The levels themselves are a lot more inventive and puzzle oriented than the first two games' campaigns. Some are easier, like shooting out boxes to replicate a statue or pushing a giant 8-ball around a course (where designers who also worked on Breath of the Wild probably utilized their expertise). Others like protecting an orb from damage as enemies swarm towards it, to souped up boss fights, possess a far greater challenge. Some missions feel balanced and fair, while others are bafflingly difficult—like the races against time where you fall just under a second short, again and again. And with the cost of entry, it often doesn't feel worth the money-gobbling repeated entrance fee.

Luckily, overcoming all 80 of the expansion's levels isn't necessary for seeing the story through. You start as an Octoling with amnesia, Agent 8, awakened by the familiar Cap'n Cuttlefish (the first game's single-player campaign guide). Cap'n has lost his dearest ally though, the Inkling you played as in the first Splatoon's campaign: Agent 3. Together, the two of you embark on a quest to find Agent 3 and escape to Inkopolis above. In Octo Expansion, your primary goal is to track down four "Thangs" (yes, they're literally called "thangs") across the subway system to earn your freedom. These Thangs are marked on the subway map on certain routes, and collecting all four leads you into a final multi-tiered level.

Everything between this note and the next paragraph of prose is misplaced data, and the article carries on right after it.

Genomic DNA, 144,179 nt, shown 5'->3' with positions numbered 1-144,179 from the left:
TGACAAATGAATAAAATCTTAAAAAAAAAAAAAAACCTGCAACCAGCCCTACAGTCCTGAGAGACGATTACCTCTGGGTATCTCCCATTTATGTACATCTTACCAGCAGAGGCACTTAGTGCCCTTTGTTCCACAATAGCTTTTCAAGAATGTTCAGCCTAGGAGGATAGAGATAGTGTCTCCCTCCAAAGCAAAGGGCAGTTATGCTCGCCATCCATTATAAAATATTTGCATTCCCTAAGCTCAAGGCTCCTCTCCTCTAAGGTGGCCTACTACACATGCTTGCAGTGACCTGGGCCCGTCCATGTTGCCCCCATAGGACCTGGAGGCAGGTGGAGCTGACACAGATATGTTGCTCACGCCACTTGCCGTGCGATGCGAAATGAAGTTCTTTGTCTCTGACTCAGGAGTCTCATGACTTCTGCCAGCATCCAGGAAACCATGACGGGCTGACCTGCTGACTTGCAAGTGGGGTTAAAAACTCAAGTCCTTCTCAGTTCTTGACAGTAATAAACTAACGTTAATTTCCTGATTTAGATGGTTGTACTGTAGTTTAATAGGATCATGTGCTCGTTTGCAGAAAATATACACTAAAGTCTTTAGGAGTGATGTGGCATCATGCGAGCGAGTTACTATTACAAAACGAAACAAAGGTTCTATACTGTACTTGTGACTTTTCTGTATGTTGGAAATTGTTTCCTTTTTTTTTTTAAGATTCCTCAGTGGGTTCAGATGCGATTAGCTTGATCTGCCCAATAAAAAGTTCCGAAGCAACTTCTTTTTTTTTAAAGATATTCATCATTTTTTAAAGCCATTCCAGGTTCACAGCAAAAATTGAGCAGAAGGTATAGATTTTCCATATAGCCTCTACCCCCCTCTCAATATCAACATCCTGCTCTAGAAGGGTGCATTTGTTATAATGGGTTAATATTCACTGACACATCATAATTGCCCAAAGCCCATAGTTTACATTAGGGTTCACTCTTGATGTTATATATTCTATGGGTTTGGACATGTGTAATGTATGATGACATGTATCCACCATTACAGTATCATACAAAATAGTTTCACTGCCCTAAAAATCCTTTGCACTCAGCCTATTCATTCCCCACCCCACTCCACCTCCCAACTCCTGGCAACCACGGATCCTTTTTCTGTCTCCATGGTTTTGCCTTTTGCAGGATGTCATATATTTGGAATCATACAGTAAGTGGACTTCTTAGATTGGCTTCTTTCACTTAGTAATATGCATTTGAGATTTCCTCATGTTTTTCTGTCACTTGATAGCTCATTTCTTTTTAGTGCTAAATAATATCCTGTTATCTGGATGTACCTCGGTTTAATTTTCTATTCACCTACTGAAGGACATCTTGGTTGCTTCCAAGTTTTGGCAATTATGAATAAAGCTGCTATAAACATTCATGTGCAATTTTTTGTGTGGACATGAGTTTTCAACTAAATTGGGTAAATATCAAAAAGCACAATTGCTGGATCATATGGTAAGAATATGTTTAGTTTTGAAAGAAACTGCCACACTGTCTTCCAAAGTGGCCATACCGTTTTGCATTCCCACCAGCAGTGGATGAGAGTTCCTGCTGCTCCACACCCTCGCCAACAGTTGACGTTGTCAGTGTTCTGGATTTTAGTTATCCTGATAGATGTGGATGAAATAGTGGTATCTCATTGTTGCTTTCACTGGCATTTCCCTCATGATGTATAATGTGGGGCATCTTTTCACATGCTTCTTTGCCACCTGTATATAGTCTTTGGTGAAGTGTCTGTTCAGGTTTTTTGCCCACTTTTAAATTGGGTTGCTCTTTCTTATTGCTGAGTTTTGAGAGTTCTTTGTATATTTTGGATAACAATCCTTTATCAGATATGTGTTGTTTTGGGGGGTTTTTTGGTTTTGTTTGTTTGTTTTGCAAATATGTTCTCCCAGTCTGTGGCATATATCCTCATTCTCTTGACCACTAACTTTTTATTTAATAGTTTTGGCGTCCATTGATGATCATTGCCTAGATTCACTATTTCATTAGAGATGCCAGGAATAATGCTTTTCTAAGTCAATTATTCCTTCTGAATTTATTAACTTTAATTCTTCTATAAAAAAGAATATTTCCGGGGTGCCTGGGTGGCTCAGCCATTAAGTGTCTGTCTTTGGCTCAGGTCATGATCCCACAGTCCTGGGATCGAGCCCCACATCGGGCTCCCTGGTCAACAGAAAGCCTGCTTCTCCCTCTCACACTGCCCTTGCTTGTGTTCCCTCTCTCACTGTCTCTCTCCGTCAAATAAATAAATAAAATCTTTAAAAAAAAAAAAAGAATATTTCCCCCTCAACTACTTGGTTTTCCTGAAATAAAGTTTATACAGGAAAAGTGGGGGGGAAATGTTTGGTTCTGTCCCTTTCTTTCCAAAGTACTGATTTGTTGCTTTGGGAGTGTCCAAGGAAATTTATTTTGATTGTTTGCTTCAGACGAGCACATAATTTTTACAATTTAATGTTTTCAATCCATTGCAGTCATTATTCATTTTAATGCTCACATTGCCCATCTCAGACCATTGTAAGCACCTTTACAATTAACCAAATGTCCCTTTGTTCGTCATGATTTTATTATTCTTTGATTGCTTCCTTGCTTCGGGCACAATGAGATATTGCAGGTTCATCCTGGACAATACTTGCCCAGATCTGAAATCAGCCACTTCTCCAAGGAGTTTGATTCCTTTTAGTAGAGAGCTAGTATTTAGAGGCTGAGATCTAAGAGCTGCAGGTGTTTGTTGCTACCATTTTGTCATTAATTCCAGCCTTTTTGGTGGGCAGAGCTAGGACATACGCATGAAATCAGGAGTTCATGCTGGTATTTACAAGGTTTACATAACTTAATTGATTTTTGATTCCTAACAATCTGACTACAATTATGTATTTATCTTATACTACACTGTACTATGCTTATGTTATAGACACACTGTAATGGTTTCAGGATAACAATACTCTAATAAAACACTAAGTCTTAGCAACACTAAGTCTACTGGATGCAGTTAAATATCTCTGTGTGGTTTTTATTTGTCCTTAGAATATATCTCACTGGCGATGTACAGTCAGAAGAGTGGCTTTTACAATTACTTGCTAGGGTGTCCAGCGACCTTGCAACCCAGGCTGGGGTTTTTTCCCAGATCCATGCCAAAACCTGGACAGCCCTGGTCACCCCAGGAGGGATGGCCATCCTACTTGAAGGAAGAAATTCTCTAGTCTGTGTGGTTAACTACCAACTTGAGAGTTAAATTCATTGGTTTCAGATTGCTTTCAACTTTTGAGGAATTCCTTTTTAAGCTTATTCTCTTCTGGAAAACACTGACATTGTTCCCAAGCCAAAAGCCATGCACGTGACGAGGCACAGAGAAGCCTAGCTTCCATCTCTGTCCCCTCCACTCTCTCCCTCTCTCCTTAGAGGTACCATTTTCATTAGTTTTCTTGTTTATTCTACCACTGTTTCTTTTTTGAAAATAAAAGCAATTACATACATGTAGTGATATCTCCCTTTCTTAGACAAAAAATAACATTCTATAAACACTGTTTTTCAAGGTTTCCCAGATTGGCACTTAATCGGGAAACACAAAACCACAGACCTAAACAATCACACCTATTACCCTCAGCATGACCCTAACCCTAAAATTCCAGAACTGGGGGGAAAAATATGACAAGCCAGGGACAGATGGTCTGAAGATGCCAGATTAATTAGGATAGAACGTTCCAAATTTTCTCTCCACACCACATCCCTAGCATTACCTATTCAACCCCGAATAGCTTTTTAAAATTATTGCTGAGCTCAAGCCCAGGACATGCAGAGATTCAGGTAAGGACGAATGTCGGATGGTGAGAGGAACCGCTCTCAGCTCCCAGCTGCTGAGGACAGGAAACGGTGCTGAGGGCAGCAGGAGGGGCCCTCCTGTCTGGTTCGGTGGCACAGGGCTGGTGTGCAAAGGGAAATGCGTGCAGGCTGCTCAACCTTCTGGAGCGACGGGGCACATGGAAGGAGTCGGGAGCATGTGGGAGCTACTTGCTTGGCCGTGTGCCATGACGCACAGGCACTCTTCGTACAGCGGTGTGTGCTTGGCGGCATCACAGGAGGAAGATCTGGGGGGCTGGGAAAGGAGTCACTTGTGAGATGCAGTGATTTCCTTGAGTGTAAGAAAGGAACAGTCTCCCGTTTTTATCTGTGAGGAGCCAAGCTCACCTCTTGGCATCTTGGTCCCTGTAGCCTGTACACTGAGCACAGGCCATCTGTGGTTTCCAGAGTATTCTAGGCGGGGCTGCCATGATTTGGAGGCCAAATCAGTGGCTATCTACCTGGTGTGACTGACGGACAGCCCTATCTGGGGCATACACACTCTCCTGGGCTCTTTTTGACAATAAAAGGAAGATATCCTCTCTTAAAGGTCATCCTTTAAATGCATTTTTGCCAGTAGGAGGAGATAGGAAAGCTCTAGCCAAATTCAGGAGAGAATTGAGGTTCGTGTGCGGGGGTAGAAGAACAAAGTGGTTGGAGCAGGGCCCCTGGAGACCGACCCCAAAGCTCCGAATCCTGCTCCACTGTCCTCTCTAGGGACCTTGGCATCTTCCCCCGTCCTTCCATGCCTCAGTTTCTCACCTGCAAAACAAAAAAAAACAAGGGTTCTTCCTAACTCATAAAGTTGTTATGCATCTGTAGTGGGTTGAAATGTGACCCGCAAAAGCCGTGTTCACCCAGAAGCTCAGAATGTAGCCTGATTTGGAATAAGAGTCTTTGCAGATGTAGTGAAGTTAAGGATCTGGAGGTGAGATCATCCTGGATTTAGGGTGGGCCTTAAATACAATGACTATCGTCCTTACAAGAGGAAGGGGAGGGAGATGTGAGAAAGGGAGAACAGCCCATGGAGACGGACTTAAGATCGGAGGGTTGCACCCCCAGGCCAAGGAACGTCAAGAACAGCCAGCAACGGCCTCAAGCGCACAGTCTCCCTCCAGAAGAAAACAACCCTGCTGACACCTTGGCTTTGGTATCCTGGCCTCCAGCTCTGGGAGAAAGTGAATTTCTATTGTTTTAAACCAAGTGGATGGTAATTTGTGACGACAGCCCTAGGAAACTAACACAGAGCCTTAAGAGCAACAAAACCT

Reaching this point takes around four hours, though if you're not as stubborn as I am in my dedication to finish levels, you could reach the final section far quicker. That's because Octo Expansion offers a skip option if you fail enough times, wherein Marina (oh yeah, Splatoon 2's resident pop stars help guide you through levels too) hacks the level and allows you to progress onward in a subway line. There's a catch though—you're not rewarded with a complete collectible "Mem cake," which contains a poem expanding the series' lore. These bite-sized poems that follow an almost-haiku-like structure are always quirky and worth the read. Also to unlock the secret boss at the end, you have to collect all 80 mem cakes. (So, no skipping.)

Atmospherically, Octo Expansion is the most interesting Splatoon's ever been. Rather than a hip and cool world, Octo Expansion is grimy and eerie. The music in levels isn't as energetic as you'd find in the base campaign or multiplayer battles; it's experimental and dark sounding. With each new subway line unlocked, different deep sea critters join your subway car. On one line, clams were everywhere. On another, giant sea creatures were wearing letterman jackets. Joined with the mem cakes, the cute chatlogs between Pearl, Marina, and Cap'n Cuttlefish, and the plot itself, Octo Expansion expands the Splatoon universe more than ever before, detailing a different side of the post-apocalyptic Mollusc Era, previously only touched upon in the other campaigns' collectible Sunken Scrolls.